I follow the mantra that some people’s money is worth more than others. When faced with a client who I can clearly tell doesn’t place value on what I’m bringing to the table (i.e., they’re grinding me on price before we even start talking about my services), I’m quick to move them on to a different inspector. Quite often, I’ll explain that I just checked my schedule and I’m booked for the next 3 months, apologize for the inconvenience, and recommend that they call another inspector, gladly providing them with the phone number of my local “low-priced leader.” Poor-quality clients deserve poor-quality inspectors, and I’m more than happy to facilitate an introduction of the two.

I’m also thankful for the real estate agents that I work with in my job. It’s a sad fact of the inspection business, but (as evidenced by the trash talking that happens on our industry message boards) many home inspectors do not care for real estate agents. The most common complaint I hear is that agents do everything in their power to ignore the information provided by the inspector in their attempt to sell a house. While I cannot deny that things like this happen to homebuyers, it’s more often a function of the inspector than the fault of the agent.

Just like every industry out there, there are real estate agents at both ends of the quality continuum. There are some at the lower end of the spectrum, who care about nothing else but their commission check, while those on the other side are genuinely concerned about the well-being of their clients and would rather do the additional work involved in searching for another home than see their buyers end up with a house that’s not quite right for their needs.

The truth is that, as professional business owners, we’re solely responsible for who it is we chose to work with (and for). While some inspectors may try to argue that we don’t get to choose our clients (agents and/or home buyers), the fact is that we’re able to control the quality of our clients by the quality of the inspection product that we produce.

Looking for better clients? Try offering a better inspection.

I’ve made the business decision to provide my clients with more than the minimum amount of information required by my state’s standards. I choose to spend more time on site, inspect more items, go more in-depth in my reporting, providing my clients with more information and proof-reading everything I do. I choose to continuously educate myself, logging way more continuing education hours than required by my state licensing agency. I go above and beyond in everything I do that relates to my job, and all that extra effort pays off in the quality of clients and agents that I’m blessed with in my business. While it’s not a guarantee, the more you do for your clients, the fewer problems you will have.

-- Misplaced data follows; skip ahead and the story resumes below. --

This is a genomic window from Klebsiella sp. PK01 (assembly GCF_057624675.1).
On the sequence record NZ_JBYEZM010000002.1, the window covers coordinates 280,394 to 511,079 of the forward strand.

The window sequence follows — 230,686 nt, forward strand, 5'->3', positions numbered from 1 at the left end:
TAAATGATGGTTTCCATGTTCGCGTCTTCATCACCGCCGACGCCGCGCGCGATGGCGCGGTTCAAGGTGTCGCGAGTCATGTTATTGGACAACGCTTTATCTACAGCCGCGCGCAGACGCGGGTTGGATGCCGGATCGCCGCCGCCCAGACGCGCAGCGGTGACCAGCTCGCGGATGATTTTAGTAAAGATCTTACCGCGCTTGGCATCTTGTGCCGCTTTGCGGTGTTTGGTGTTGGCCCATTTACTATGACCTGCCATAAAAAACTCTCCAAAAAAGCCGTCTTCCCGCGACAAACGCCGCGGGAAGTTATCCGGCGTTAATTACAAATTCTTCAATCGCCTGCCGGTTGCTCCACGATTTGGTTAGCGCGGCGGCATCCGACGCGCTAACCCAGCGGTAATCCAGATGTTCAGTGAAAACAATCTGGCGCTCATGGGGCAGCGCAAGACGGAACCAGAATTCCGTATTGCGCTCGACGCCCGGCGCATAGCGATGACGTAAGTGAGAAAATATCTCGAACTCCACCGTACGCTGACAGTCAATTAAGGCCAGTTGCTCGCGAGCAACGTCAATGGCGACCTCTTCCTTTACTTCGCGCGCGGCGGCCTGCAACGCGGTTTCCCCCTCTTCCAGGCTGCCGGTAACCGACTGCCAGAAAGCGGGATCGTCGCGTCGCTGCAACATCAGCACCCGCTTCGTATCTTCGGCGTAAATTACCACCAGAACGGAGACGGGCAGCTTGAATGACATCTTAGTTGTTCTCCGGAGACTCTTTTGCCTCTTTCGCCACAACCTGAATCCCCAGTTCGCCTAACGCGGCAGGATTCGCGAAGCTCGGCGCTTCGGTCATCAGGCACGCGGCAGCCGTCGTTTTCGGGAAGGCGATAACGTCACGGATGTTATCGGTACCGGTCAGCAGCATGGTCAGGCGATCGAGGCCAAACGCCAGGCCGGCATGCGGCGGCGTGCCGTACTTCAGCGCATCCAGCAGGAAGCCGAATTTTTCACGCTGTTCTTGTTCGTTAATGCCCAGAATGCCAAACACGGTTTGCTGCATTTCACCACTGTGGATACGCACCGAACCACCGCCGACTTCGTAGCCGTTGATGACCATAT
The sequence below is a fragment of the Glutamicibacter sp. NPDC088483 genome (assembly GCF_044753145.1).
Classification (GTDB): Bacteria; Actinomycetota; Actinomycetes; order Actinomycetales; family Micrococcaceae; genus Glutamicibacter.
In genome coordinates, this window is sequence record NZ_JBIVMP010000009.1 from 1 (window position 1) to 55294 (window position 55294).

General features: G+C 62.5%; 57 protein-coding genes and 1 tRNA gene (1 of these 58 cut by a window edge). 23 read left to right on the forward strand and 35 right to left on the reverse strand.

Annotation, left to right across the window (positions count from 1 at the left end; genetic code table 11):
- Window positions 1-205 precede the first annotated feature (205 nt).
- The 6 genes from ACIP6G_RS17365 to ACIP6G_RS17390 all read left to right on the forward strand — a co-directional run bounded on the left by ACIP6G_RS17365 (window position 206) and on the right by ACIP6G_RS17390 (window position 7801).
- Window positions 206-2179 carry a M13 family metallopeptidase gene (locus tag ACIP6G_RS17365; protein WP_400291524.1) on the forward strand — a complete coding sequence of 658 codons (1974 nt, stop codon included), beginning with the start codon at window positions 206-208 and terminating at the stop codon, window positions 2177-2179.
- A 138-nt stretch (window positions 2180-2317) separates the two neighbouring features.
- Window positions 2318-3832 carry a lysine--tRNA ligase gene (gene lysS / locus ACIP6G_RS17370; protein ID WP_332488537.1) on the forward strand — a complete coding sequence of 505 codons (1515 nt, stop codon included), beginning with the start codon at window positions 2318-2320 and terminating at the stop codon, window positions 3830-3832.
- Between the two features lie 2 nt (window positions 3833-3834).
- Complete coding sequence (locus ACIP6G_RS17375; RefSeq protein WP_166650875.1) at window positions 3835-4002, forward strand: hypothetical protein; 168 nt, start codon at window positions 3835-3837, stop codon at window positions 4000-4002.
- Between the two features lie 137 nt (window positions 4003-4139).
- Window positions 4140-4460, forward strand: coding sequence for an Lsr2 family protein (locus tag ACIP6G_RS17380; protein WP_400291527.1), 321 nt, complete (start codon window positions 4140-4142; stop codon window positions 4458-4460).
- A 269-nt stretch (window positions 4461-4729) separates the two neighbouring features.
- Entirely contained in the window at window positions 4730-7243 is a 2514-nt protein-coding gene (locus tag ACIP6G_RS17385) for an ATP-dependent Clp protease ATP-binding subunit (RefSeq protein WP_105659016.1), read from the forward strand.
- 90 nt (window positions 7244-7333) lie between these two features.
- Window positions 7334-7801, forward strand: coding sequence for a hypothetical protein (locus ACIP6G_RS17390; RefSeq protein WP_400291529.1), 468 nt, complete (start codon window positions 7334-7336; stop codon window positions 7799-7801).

happy homebuyers after their home inspection

I’m also thankful for you, the reader. I’ve been blessed with the amazing opportunity to help others succeed in the home inspection industry. As I stated earlier, not many people in this world get the opportunity to do a job that they love. And as much as I love being an inspector and helping my clients with the biggest financial decision of their lives, I really get a charge out of helping other inspectors become true professionals. We’re in the unique position to have a positive impact on the lives of our clients, and I appreciate every opportunity that I’m given to be able to play even a small part in the fact that you’re out there working, making a difference by choosing to help your clients.

I will end with a quote by Oprah Winfrey: “Be thankful for what you have; you’ll end up having more. If you concentrate on what you don’t have, you will never, ever have enough.”

Thank you.

I welcome all feedback (both positive and negative) on this post.
Please take a moment to leave a comment below. Thank you!

Want to be an Influencer in Your Field? Share This Post!

Thanks, Joe

pic of me, Joseph Cook Jr, home inspector

Leave a Reply

Your email address will not be published.